Knowing that you are wise, and knowing that you are fair, and knowing that you love hockey, I am reasonably certain that your first reaction to the new alignment of the NHL was much the same as mine.
Unless Tampa Bay has been sold to Canada, and I suppose anything is possible, this realignment roulette makes no sense. Tell me: Who was the genius who came up with this? Barry Melrose? Mike Milbury? Or was it just Gary Bettman, letting his eight-sided dice run away with him?
Tampa Bay vs. Buffalo?
Tampa Bay vs. Ottawa?
Tampa Bay vs. the team from Mystery, Alaska? (Okay, I'm kidding about that one, but do you think Bettman is aware that the Mystery team was, well, fiction?)
This is silly, and this is sad, and above all, this is evidence the big offices of the NHL consider the Lightning only as an afterthought. Tampa Bay is like that leftover piece of a model airplane that you just helped your kid assemble. No one can quite figure out where it is supposed to go.
Let's re-examine this. All Bettman had to do was swap a chair and a table, just that, and the next thing you know, he is tearing down the house in order to rebuild it. Swap Winnipeg with Detroit (or Columbus or Nashville), and his job was done. Simple as that. Skate on.
The next thing you know, the players in his league are going to need bigger luggage. What? Is Samsonite suddenly a new league sponsor?
It should be pointed out that in other places, and with other teams, the new shape of the NHL sounds just fine. If you live in Detroit, and if you're tired of staying up late to watch the Red Wings play on the West Coast, this move is good for you. If you are in Columbus or Dallas or Minnesota, it's good for you. If you are in New York, and you can now take a cab to your division road games, it's good for you. If you run a TV network — and isn't this surprising — it's good for you.
If you are a member of the Lightning, however, this is worse than a stick between the eyes.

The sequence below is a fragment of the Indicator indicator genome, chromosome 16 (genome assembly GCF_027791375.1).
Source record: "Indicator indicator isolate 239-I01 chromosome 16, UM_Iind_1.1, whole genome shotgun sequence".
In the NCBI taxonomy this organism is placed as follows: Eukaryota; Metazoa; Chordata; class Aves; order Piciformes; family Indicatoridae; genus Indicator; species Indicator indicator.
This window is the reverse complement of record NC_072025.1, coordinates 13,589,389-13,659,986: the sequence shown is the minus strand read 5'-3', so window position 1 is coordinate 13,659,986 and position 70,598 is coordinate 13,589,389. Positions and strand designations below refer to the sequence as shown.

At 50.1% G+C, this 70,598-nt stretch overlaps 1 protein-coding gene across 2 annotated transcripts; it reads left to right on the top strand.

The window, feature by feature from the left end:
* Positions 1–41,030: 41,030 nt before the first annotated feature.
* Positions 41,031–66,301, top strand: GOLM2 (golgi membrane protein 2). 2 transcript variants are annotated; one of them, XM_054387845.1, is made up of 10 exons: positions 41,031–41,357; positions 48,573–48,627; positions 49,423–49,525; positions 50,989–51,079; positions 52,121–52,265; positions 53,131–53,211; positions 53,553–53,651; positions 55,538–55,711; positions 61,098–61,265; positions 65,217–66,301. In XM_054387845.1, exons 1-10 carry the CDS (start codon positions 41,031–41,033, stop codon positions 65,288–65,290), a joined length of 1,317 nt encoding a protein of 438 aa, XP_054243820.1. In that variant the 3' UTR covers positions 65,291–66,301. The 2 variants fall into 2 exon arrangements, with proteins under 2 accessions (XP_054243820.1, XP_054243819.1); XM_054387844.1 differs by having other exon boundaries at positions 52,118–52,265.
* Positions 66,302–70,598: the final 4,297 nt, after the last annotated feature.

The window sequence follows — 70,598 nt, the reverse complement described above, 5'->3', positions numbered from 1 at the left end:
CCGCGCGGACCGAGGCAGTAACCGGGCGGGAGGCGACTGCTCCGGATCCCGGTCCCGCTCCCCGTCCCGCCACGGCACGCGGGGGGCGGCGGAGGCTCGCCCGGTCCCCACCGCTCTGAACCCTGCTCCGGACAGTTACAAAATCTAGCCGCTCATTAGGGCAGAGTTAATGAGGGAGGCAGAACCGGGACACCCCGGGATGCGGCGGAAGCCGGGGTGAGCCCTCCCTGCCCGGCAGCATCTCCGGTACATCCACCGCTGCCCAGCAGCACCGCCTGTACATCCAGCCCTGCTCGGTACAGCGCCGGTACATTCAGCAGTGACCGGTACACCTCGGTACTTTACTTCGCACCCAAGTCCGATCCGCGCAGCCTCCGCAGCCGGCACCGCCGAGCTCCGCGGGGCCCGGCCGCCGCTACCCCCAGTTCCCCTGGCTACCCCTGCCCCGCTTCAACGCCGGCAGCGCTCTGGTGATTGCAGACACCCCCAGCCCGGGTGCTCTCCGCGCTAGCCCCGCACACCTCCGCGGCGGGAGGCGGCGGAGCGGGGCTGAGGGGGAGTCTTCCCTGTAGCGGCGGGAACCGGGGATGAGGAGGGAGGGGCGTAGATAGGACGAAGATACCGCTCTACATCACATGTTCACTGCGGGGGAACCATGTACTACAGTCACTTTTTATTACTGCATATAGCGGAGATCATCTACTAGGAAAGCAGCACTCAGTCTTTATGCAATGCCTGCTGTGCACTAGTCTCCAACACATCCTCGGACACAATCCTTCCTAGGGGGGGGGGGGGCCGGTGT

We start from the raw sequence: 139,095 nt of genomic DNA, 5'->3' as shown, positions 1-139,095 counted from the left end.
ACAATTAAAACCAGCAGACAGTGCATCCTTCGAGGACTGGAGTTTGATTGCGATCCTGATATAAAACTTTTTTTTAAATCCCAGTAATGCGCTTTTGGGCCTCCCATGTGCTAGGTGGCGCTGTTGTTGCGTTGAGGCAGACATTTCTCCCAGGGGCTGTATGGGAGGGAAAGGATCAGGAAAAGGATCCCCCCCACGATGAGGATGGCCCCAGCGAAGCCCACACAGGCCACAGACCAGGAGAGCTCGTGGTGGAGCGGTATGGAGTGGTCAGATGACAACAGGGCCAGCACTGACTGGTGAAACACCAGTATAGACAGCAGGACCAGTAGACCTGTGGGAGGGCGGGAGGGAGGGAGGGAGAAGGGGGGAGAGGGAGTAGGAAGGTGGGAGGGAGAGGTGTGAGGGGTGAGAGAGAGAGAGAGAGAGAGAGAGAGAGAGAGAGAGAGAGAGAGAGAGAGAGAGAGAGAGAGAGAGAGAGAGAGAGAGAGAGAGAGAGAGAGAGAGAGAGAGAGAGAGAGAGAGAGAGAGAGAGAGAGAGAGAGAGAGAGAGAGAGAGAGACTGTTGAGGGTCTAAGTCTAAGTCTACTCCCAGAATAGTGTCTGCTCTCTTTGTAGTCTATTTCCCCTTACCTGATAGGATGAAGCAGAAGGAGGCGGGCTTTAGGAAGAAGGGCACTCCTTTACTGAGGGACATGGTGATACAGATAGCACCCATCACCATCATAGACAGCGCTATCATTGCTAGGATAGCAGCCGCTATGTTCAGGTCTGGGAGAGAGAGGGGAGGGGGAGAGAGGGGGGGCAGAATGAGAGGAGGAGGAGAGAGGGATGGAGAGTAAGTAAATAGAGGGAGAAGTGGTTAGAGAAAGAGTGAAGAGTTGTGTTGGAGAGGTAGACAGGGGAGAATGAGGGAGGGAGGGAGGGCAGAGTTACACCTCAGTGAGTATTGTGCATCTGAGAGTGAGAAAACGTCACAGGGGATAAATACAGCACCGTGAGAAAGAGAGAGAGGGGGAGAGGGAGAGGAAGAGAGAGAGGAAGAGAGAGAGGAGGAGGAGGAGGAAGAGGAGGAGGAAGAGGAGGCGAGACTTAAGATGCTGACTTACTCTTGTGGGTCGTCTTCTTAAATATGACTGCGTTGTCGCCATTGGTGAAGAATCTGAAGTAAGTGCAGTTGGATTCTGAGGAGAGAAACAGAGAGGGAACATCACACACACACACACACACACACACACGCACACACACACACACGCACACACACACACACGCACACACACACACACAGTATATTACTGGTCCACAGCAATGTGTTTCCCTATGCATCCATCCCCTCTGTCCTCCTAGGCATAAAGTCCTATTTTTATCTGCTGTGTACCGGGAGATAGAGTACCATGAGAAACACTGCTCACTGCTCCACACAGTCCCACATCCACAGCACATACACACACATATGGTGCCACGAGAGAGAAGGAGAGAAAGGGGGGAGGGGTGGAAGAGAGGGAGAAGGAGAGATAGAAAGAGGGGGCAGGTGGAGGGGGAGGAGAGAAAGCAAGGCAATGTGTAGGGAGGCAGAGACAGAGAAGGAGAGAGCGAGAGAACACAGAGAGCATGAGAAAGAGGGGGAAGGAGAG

(And, to be fair, it's worse news for the Florida Panthers.)
Think about this: Half of your new, ahem, rivals are from a different country. Except for the Florida teams, the southernmost city in the new conference is, of all places, Buffalo. Last year, your average distance to a division opponent was 540 miles; after realignment, it will be 1,058 miles, which is a long way to shoot a puck. Oh, and there is this: To get to your new conference, you have to fly over another conference.
Welcome to the "What the Heck Were They Thinking'' conference.
"Maybe we should built a practice facility in Vermont,'' Lightning forward Marty St. Louis said to Times beat writer Damian Cristodero on Tuesday, "and live in Vermont and take little flights here and there, live in the hotel when we come for home stretches.''
Actually, the bigger question seems to be this. How long did it take before the league was thinking about its Florida franchises? And how long did that last?
Just guessing here, but I would bet the NHL started with a list of priorities. I'm also guessing that the Florida teams weren't very high on it.
New York? Check. The only way the NHL could have taken better care of New York was to move the Carolina franchise to Queens and the Capitals to Brooklyn.
The Canadian teams? Check. Toronto, Montreal and Ottawa are all bunched together, as they have been. Only now they get to bring their golf clubs to Florida.
The time-zone afflicted teams? Check. Detroit and Columbus no longer have to worry about being in the West.
The Florida teams? They were just part of a division the NHL was willing to blow up. Even swapping Tampa Bay with Carolina would have made more sense for the Lightning.
Of course, the Tampa Bay area knows a little about silly alignment. Once, the Rays were headed for the AL West, remember? Once, the Bucs spent a year in the AFC West. Soon, USF will be in a league with San Diego State. Around here, our GPSes are full of it.
Is the new neighborhood going to be tougher for the Lightning? Maybe, maybe not. The Lightning currently trails every one of its new rivals in the standings. Still, all the Lightning has to do is finish ahead of three teams to make the playoffs. That isn't too much to ask.
Here's what I don't get, however. Why adopt a system that requires a team to spend the first two rounds of the postseason trying to get out of its own division? For goodness sakes, it seems as if the Lightning plays the Panthers 37 times a year as it is. And now, in the playoffs, more Panthers? Really? Don't most leagues try to avoid divisional play in the playoffs?
Ah, I don't want to sound like a grump, at least no more than usual. The Lightning's new division is certainly more interesting than the old one. There is more tradition, more passion. With Boston, Toronto and Montreal, you have half of the Original Six. That's going to spark some interest, and the snowbirds are going to buy some seats.
But if the point here is to build rivalries, this is silly.
If the point is to cut down on travel costs, this is ridiculous.
If the point is to save wear and tear on the players, this is absurd.
Except for that, the Lightning ought to be grateful. After all, the league could have realigned it to Russia.
After all, when Tampa Bay plays SKA St. Petersburg, you can throw all of the records out.